Like the Russian Blue, the Nebelung is known for a reserved, yet loyal nature. However, once they warm up to people, they can be extremely friendly and affectionate cats. As much as they will be by your side when you're home, they are also independent.
Norwegian Forest cat
Along with their ear tufts and furnishings, the Norwegian Forest cat’s large, muscular body and dense, water-resistant fur coat have helped them survive many generations in the harsh climate of Scandinavia. Even their paws, limbs, and ears are on the larger side, allowing them to move quickly and stay alert at all times
These cats are unsurprisingly adaptable and independent, but they’re also quite friendly and playful. They will act as the protector and watcher of your household.
The Persian cat is famous for their silky white coat and fuzzy ear furnishings. They’re also one of the oldest cat breeds, likely having originated four to five centuries ago in Persia (modern-day Iran) and Turkey.
With a demanding fur coat, it’s a good thing this breed is typically happy to be groomed. Their calm, easygoing nature makes the Persian cat a nice family pet (as long as there isn’t roughhousing going on). They enjoy affection from their favorite humans, but aren’t likely to harass anyone for attention.
The Pixie-bob showcases ear tufts and an adorable bobbed tail. This cat is often born polydactyl, or with extra toes. One legend says that they can trace their roots to American bobcats, but that is just that—a legend.
Along with their tufted ears, they are known to be really, really furry—meaning that they may shed more than other cats do. Pixie-bobs are regarded as dog-like and will make best friends with dogs, cats, and kids in your home.
The Ragdoll cat fits their name well, as they are known to collapse into the arms of anyone who holds them. Their lovely ear furnishings are quite compatible with the beautiful long hair this breed is known for.
These large cats love being cuddled, learn to come when called, and are easy to live with. Surprisingly, their silky coat doesn’t require a lot of upkeep. This is partially due to their sparse undercoat, which leads to less matting and tangling than most other long-haired breeds.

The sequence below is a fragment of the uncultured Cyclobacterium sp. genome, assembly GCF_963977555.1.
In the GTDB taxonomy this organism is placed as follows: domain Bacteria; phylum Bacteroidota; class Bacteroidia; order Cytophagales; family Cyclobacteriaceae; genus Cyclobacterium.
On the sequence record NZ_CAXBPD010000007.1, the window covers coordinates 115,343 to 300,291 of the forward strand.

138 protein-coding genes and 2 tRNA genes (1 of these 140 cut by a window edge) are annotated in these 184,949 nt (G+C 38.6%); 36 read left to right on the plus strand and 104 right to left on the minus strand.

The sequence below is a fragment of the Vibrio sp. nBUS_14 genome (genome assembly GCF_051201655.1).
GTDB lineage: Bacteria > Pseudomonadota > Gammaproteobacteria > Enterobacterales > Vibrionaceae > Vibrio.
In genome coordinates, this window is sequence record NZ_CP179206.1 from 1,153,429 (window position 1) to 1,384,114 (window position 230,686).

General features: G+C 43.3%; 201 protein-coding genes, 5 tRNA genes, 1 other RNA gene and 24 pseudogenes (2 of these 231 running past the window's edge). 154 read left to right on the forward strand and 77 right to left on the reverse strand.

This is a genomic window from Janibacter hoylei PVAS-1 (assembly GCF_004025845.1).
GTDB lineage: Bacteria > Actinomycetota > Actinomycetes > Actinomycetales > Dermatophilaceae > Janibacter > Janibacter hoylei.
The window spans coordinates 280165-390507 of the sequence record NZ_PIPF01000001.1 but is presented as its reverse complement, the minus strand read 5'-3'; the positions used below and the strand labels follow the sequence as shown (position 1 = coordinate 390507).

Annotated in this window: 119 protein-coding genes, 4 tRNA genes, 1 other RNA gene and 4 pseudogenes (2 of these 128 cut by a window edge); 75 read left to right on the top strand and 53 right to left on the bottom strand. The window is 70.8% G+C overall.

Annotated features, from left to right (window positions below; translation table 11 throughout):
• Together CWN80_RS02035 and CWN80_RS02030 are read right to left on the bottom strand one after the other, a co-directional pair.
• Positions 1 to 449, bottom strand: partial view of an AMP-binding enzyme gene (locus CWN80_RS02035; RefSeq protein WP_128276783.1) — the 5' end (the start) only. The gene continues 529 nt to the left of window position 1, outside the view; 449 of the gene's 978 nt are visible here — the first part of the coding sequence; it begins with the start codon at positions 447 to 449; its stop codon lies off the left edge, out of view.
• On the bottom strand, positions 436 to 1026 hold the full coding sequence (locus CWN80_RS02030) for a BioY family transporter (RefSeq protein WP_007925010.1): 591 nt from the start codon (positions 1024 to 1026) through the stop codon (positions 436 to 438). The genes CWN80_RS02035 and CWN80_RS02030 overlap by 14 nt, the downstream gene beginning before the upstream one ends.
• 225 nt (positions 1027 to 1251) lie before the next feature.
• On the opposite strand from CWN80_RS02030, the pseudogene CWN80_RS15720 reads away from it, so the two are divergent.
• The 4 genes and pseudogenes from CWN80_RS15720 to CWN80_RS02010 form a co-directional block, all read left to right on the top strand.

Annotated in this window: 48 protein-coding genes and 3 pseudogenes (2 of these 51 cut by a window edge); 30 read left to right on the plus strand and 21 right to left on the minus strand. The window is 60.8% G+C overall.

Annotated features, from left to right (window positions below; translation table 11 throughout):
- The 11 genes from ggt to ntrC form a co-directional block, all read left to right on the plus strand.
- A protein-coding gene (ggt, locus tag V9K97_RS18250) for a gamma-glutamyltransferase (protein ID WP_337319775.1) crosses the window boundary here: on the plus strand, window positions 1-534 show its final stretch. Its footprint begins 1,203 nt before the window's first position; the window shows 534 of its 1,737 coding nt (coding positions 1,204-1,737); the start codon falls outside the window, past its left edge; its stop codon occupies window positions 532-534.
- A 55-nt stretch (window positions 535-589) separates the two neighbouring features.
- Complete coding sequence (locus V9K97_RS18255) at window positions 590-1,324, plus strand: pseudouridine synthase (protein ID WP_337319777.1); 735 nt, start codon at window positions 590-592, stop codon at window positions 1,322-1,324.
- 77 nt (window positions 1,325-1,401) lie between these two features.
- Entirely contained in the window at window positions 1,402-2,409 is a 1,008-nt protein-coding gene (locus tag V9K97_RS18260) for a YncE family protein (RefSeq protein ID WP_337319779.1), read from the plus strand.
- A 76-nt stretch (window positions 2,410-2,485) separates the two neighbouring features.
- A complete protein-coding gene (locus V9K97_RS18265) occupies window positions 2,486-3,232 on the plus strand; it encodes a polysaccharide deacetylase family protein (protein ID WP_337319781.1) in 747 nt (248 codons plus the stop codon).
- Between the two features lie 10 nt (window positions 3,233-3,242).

In addition to their darling ear furnishings, the Siberian cat sports a long, thick, protective coat. This is one of the oldest cat breeds in existence, with references dating back 1,000 years around their homeland of Russia.
Siberian cats’ ears don’t typically stand out as much as those on other large cat breeds. Even so, their ear furnishings complement their triple coat to add to the overall impressive stature of this ancient breed. These are active, intelligent, and people-oriented cats.
The fox-like Somali cat wouldn’t be complete without their ear furnishings, which are often as ruddy-colored as the breed’s stunning semi-long coats. Their large, alert ears and bright, expressive eyes only add to the allure of this uncommon cat breed.
These animated kitties are easy to entertain because anything and everything can be a game for them. They don’t love to be picked up and held, but they’ll take every opportunity to play and interact with their human companions.
Turkish Angora & Turkish Van
These long-haired cousin cat breeds, Turkish Angora and Turkish Van, can have both ear tufts and ear furnishings. They are some of the oldest breeds in existence and are known for their love of water. They’re even excellent swimmers!
Turkish Van cats are typically large with colored patches of fur. Turkish Angora cats are small and usually all white. Both breeds are stunning and sport adorable ear looks.
Whether or not your cat has ear tufts, you want the best for them—and yourself. Make pet care easier and smarter with a self-cleaning litter box.
- Highlander: © Christina Hall / CC-BY-SA-4.0
- Maine Coon: Sergey Semin via Unsplash
- LaPerm: © KRL-LPL / CC-BY-SA-4.0
- Nebelung: © Nebelung / CC-BY-SA-3.0
- Persian: Sergey Semin via Unsplash
- Siberian: © Ozwina / CC-BY-SA-4.0